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Liverpool put the brakes on Manchester City's title challenge by holding the Premier League leaders to a 1-1 draw on Sunday when the death of Wales manager Gary Speed overshadowed everything that happened on the field.
Speed, 42, was found hanged at his home after apparently committing suicide.
Earlier, Welsh side Swansea City drew 0-0 with Aston Villa with fans bursting into spontaneous applause during a minute's silence in his honour.
The England keeper had an outstanding match for City and made some superb saves to keep them in the game especially when they were down to 10 men.
Balotelli, who came on in the 65th minute for Samir Nasri, was booked twice in his brief appearance, first for pulling back Glen Johnson, then for appearing to lead with his elbow when he challenged Martin Skrtel for a high ball seven minutes from time.
Liverpool manager Kenny Dalglish withdrew Craig Bellamy from his squad, explaining the Welsh forward was too grief-stricken after learning of Speed's death.
"It was best for me to make the decision for Craig," Dalglish told Sky Sports. "He was very close to Gary who was almost a mentor to him, someone he admired and looked up to, and he was upset.
"There's no way a game of football is more important than grief."
Speed was the first player to chalk up 500 Premier League appearances as his career took in spells at Leeds United, Everton, Newcastle United, Bolton Wanderers and Sheffield United. He became Wales manager last December.
Dalglish was pleased his side became only the second this season to take league points off City who remain unbeaten having won 11 and drawn two of their 13 games.
"I think they started better than us but we were the better team at the end," said Dalglish.
"It was fortunate for us we got the equaliser as quickly as we did, it kept the spirits up. We tried our very best to win it in the second half but unfortunately we just could not get it over the line."
City, who had won their last seven league games but went to Anfield after losing 2-1 to Napoli in the Champions League in midweek, started the better team but were left hanging on to a point at the end.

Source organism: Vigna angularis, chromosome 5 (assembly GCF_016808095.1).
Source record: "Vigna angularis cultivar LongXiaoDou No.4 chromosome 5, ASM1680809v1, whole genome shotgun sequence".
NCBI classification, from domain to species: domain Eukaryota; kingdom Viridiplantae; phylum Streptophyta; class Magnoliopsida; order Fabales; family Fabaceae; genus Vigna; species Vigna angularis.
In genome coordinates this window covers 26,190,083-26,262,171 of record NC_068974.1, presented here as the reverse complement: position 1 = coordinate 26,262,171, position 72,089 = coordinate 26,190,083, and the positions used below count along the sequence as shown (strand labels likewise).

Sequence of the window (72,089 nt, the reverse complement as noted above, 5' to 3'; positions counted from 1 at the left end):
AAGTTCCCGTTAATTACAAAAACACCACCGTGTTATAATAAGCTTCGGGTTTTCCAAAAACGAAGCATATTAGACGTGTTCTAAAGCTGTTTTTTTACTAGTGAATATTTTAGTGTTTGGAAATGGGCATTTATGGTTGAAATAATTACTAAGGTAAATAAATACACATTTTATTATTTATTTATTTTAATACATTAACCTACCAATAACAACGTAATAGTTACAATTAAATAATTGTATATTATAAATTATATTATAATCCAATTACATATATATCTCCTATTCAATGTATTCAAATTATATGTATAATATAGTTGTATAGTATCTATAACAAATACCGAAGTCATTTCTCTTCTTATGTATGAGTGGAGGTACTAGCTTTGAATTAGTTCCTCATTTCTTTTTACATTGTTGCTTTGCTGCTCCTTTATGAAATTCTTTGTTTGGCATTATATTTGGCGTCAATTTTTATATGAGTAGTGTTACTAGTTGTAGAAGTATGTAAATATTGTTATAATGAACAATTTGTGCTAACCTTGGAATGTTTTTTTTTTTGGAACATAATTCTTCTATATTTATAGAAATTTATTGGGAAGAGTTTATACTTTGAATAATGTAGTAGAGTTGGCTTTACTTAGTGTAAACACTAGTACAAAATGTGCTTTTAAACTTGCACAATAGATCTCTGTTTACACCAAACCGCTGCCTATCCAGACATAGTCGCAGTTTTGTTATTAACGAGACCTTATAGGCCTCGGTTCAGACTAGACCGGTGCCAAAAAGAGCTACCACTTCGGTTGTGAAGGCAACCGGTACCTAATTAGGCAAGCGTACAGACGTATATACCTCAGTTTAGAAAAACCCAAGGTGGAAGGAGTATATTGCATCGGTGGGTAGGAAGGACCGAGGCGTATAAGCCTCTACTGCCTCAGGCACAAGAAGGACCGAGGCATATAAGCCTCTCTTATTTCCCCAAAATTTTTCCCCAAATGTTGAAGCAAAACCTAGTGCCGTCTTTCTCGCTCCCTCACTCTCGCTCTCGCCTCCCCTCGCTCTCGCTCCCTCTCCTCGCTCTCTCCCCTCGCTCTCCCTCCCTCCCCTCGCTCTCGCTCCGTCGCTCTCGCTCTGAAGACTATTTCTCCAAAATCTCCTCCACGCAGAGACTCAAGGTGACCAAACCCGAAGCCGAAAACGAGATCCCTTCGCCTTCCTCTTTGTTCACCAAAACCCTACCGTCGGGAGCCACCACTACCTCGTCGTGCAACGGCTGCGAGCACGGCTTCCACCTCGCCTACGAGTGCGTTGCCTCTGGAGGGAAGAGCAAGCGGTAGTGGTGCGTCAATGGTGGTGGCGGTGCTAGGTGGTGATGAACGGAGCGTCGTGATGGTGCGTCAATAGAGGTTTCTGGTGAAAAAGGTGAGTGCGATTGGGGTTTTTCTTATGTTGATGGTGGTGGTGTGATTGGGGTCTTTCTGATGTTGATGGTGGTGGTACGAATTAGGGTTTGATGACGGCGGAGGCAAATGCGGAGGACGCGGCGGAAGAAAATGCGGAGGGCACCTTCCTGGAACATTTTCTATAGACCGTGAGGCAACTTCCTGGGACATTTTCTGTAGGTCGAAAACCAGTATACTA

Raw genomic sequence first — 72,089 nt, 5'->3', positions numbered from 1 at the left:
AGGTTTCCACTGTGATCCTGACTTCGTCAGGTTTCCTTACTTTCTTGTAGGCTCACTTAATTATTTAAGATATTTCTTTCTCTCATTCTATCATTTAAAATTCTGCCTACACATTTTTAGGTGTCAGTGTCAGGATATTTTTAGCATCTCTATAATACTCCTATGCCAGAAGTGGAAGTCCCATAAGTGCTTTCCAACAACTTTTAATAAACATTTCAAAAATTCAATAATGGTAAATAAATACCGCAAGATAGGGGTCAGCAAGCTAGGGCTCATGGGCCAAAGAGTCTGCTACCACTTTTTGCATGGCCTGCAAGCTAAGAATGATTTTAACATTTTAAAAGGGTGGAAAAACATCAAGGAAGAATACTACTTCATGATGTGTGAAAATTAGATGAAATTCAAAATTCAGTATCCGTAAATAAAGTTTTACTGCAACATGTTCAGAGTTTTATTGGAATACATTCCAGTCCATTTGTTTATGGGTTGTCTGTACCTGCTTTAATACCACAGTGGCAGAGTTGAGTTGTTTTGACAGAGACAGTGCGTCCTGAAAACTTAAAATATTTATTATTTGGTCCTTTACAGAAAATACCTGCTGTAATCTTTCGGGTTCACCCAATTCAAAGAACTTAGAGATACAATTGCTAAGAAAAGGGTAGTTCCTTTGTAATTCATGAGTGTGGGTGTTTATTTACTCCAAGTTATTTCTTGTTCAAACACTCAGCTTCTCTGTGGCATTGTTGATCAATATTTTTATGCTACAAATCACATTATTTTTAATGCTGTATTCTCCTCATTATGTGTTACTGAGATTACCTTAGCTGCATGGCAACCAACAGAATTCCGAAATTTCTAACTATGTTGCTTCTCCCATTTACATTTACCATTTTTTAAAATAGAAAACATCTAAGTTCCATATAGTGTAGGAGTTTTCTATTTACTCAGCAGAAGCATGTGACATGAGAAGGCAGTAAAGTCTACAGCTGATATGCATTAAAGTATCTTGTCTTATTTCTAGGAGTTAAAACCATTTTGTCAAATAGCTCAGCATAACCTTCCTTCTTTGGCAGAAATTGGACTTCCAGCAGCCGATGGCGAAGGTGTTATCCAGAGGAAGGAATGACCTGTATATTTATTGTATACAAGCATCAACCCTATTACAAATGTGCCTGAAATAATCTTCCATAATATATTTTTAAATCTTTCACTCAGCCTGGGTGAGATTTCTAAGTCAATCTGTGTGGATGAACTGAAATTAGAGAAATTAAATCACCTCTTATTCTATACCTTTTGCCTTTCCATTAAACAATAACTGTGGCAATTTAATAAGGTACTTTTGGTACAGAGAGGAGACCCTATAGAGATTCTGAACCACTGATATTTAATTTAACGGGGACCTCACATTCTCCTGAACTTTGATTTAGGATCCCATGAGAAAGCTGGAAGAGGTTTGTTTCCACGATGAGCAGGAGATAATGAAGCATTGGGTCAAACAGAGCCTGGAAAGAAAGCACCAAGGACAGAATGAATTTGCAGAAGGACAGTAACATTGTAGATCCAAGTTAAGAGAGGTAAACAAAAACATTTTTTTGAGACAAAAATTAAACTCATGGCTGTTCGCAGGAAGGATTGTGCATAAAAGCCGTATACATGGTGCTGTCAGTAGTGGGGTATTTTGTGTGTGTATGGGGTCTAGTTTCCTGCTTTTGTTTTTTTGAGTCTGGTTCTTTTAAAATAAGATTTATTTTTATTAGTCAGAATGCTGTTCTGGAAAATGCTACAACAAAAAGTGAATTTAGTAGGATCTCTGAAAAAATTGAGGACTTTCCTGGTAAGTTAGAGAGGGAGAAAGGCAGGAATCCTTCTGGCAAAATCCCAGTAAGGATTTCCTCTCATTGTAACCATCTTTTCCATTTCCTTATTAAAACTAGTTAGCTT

Manager Roberto Mancini was satisfied with a draw on his 47th birthday but added Balotelli should not have been sent off.
"It's a good result for us because we played with 10 men for the last few minutes," the Italian said. "But for me the second Balotelli foul was not a yellow card, he didn't deserve it."
Earlier, Swansea's match with Villa was played in a subdued atmosphere at the Liberty Stadium as everyone struggled to come to terms with the news of Speed's death.
The minute's silence before the game was broken when fans burst into applause and began singing, "There's only one Gary Speed".
Villa goalkeeper Shay Given, a close friend and a former team mate of Speed's at Newcastle, was visibly sobbing before the match.
Villa defender Richard Dunne said: "It's been really hard.
Before the match Shay told us the news and in the minute's silence he was inconsolable.
"Everyone who played with Gary or came across him knew what a good guy he was. This is a sad day. We had to play the match but everyone's thoughts were elsewhere, especially with his family and children."
Swansea manager Brendan Rodgers said: "Our message was we wanted to play the game for Gary Speed. He was a great football man as well as a great player and a human being so the players wanted to do it for him."